It could take as long as ten years between the time Poland selects its new attack helicopter, and when that platform actually enters service. In the meantime, it will be for the obsolete Mi-24s to provide fire support to ground units during combat operations. Therefore, the Soviet-era platform requires an in-depth modernisation and enhancement of its operability.

New EOS for Polish Rotorcraft

In spring 2020, Israeli Rafael Advanced Defense Systems and the Polish PCO announced the signing of a Memorandum of Understanding (MoU) regarding cooperation in the production of the TOPLITE EOS system for the Polish Armed Forces.

The agreement was originally signed on 25 February. However, it took both companies over one month to publicly announce entering into a new partnership.

The MoU refers to cooperation in the production of the TOPLITE EOS system for the long-awaited modernisation of the fleet of Polish Mi-24D/W attack helicopters.

“Recently, Rafael signed a MoU with PCO for the transfer of technology and common production of the TOPLITE EOS for the Mi-24 upgrade programme. This cooperation will enhance the industrial base of the programme and we’re sure it will benefit additional programmes in which we can offer our advanced EOS,” said Gal Papier, Director of marketing and business development at Rafael’s Precision Tactical Weapon Systems.

Under the terms of the agreement, PCO will become the sole supplier of TOPLITE EOS systems for clients within the country. This would include not only the expected upgrade of Mi-24 helicopters, but also any other modernisation or procurement programmes, which might materialise in the future, such as KRUK, which calls for the procurement of a number of modern attack helicopters.

Following the agreement, PCO could become a member of Rafael’s TOPLITE EOS global supply chain. The Israeli company makes a point about the fact that ”TOPLITE optoelectronic heads are fully integrated with SPIKE missiles manufactured by another PGZ daughter company – Mesko. The system will supplement PCO’s OE payloads portfolio by adding a solution dedicated for the air domain”, a Rafael spokesperson said.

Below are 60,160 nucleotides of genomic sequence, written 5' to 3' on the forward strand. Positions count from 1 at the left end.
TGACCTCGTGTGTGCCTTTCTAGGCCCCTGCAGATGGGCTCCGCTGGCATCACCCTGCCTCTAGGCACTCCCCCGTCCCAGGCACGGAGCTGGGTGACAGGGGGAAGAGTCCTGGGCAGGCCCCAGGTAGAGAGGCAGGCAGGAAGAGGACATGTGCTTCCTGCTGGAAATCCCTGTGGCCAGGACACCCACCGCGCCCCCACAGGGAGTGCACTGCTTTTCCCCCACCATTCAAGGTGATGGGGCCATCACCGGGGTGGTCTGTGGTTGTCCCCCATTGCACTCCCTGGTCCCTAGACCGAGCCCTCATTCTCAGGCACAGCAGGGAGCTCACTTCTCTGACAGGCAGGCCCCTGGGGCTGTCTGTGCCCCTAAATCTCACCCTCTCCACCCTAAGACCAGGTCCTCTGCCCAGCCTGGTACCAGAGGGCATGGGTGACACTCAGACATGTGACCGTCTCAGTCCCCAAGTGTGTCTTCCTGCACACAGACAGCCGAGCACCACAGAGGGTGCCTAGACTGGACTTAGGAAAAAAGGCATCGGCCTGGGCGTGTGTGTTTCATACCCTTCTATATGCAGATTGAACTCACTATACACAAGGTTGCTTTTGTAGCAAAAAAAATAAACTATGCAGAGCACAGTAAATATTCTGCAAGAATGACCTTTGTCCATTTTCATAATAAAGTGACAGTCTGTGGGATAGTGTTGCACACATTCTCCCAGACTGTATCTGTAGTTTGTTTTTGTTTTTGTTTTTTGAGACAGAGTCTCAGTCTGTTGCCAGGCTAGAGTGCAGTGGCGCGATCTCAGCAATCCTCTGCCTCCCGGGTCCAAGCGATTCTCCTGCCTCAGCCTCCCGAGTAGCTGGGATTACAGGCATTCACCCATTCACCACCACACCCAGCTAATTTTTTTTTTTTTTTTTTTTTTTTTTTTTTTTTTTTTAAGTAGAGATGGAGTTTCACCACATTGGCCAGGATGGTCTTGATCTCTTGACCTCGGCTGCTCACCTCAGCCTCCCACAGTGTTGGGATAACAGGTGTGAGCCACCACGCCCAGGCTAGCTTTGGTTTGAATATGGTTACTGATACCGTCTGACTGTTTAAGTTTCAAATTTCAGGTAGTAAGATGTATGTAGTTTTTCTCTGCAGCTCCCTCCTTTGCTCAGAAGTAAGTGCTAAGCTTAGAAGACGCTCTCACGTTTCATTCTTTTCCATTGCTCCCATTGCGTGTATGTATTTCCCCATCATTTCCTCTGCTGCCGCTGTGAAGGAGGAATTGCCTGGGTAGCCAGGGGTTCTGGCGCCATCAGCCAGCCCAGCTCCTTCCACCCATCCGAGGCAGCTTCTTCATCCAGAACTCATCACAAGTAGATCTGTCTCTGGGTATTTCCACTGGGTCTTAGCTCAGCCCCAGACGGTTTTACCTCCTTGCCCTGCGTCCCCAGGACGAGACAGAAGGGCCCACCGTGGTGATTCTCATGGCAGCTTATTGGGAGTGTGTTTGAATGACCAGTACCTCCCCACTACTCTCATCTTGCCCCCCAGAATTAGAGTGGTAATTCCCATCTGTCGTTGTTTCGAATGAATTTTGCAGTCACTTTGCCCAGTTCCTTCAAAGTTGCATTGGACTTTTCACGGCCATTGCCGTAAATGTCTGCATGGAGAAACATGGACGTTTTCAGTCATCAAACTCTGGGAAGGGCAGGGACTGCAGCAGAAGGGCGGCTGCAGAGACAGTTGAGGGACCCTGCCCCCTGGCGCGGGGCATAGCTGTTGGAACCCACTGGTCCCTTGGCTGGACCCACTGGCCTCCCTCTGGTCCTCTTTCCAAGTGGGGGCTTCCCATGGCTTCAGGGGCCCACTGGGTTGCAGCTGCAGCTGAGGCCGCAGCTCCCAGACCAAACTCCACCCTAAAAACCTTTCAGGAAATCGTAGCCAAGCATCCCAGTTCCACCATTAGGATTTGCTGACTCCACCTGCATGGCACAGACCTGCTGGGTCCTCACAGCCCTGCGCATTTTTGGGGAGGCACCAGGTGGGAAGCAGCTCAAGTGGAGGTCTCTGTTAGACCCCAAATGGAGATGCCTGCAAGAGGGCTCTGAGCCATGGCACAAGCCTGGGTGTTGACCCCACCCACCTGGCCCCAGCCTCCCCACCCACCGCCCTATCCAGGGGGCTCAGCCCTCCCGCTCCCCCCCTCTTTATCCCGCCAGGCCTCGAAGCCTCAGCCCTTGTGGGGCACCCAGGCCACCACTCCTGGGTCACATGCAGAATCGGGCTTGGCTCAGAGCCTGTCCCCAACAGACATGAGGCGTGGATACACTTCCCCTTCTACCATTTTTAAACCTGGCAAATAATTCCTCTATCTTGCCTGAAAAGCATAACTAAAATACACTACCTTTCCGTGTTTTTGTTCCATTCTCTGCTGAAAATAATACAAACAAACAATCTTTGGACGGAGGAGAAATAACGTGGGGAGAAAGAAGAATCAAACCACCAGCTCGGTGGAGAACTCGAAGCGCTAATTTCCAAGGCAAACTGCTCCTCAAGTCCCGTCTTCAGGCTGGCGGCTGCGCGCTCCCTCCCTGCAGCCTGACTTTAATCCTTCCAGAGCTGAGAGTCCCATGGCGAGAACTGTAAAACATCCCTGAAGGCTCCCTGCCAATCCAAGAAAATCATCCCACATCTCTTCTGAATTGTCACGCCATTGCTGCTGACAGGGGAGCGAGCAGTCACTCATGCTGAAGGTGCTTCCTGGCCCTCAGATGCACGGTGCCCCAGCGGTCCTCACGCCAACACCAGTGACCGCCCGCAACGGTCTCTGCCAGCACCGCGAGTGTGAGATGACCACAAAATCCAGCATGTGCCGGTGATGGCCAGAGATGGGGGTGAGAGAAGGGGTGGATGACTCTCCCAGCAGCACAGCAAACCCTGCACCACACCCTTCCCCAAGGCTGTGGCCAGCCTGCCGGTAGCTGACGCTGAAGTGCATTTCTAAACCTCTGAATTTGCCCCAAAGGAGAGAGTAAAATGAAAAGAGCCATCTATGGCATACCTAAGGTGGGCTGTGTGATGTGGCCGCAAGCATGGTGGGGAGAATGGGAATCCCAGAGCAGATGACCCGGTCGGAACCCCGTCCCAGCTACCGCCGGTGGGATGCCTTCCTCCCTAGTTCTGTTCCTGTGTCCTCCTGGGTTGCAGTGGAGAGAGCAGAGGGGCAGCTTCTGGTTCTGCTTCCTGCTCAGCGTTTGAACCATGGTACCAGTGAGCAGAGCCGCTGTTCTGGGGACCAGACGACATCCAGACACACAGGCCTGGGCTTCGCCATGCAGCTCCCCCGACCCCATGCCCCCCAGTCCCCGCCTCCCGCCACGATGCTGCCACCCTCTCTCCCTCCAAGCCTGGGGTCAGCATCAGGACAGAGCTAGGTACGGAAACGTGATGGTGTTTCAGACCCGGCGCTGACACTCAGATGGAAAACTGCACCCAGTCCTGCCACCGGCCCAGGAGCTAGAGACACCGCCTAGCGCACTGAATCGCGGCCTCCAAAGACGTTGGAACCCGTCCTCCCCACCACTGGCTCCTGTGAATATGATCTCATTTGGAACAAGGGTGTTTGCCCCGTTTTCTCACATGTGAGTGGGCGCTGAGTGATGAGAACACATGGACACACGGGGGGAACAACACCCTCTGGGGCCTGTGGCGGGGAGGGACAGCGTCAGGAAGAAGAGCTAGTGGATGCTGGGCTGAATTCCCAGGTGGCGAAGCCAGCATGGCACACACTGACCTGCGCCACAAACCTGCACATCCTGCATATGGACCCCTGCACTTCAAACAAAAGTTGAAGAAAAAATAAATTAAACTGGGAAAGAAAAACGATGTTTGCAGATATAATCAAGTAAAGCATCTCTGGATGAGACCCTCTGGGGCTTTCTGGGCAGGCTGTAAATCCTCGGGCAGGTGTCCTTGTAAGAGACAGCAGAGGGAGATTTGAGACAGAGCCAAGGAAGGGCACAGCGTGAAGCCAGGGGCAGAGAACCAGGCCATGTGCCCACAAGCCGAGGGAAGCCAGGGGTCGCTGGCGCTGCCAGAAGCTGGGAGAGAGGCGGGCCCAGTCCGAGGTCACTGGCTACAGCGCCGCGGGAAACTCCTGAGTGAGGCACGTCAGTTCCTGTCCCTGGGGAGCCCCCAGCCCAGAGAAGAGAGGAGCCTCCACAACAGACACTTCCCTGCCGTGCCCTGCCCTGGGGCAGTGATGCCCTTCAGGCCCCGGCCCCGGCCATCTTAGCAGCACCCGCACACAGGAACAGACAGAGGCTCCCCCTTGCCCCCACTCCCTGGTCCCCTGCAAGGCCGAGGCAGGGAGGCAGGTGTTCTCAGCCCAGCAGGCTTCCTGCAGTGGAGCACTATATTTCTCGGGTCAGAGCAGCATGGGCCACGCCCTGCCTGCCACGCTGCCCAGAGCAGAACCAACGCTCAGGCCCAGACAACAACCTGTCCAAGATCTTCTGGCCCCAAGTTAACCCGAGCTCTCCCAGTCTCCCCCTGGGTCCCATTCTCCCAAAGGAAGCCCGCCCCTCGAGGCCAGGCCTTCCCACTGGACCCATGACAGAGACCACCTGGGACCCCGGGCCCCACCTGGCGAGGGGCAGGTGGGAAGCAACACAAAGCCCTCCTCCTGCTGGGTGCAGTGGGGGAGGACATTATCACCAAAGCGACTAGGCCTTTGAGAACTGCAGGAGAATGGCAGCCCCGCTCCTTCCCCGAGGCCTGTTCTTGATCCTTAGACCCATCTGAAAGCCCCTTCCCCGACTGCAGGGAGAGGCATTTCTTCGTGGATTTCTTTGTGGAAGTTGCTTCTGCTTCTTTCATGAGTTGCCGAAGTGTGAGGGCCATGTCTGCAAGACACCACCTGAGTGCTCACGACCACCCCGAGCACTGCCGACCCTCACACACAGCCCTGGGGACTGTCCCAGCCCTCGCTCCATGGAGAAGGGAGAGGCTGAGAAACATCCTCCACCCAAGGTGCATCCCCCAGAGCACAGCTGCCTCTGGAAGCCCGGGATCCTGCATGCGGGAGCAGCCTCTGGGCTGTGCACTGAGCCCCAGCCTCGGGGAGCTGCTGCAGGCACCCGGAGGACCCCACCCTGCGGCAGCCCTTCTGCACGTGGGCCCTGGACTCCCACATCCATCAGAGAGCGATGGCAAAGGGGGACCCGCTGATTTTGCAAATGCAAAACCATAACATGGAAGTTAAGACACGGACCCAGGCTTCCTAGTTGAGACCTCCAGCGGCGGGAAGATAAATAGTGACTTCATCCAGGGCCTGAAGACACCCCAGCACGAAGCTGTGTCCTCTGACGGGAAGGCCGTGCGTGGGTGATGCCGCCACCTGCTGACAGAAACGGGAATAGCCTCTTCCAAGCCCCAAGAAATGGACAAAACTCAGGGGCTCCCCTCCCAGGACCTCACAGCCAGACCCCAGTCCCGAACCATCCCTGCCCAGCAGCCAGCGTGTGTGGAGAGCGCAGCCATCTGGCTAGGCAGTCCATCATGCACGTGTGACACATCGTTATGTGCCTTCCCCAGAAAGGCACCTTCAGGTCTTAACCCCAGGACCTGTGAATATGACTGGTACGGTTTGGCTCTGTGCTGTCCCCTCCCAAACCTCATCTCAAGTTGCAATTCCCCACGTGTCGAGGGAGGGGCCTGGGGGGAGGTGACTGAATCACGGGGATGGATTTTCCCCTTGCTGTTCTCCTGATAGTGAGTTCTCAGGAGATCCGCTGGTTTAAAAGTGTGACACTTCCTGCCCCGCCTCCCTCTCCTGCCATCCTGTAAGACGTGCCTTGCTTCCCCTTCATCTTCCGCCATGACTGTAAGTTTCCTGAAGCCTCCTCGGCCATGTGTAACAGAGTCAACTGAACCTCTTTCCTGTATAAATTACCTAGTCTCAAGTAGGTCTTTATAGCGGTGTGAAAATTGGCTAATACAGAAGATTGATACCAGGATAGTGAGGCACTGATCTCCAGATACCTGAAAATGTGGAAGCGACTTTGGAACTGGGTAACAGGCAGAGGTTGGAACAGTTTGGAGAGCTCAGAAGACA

Entering into cooperation with PCO, as much as with other Polish defence companies, could significantly improve Rafael’s chances of participating in the Mi-24s modernisation programme. Especially, since that Rafael extensively promotes the idea of arming Polish attack helicopters with a wide range of its guided, anti-tank missile systems, such as SPIKE ER2, SPIKE LR2 and SPIKE NLOS.

AW101 for Poland

In April 2019, an agreement was signed between the Polish MoD and PZL Świdnik, a Leonardo company, for the delivery of four AW101 ASW/CSAR helicopters for the Polish Navy by 2022. The new rotorcraft will be manufactured in the ASW/CSAR configuration in a deal worth €374M.

In late December 2019, the Polish Special Forces Command took delivery of four locally manufactured S-70i BLACK HAWK helicopters. However, the total requirement for such rotorcraft is much bigger. (Photo: Michał Jarocki)

“We have signed a contract, which provides PZL Swidnik with a growth potential. Lately we’ve acquired helicopters for Special Forces, and now we will also significantly enhance our capabilities to perform anti-submarine warfare (ASW) operations from the air. These helicopters will also be suited for search and rescue (SAR) operations,” said Mariusz Blaszczak, Poland’s Defence Minister, who attended the ceremony. “PZL Swidnik’s role will be crucial not only as prime contractor for this new contract, but also for the modernisation of other platforms,” he added.

AW101 helicopters will supplement and eventually replace the currently operated fleet of Mi-14PŁ and Mi-14PŁ/R helicopters, which most likely will have to be phased out by 2023.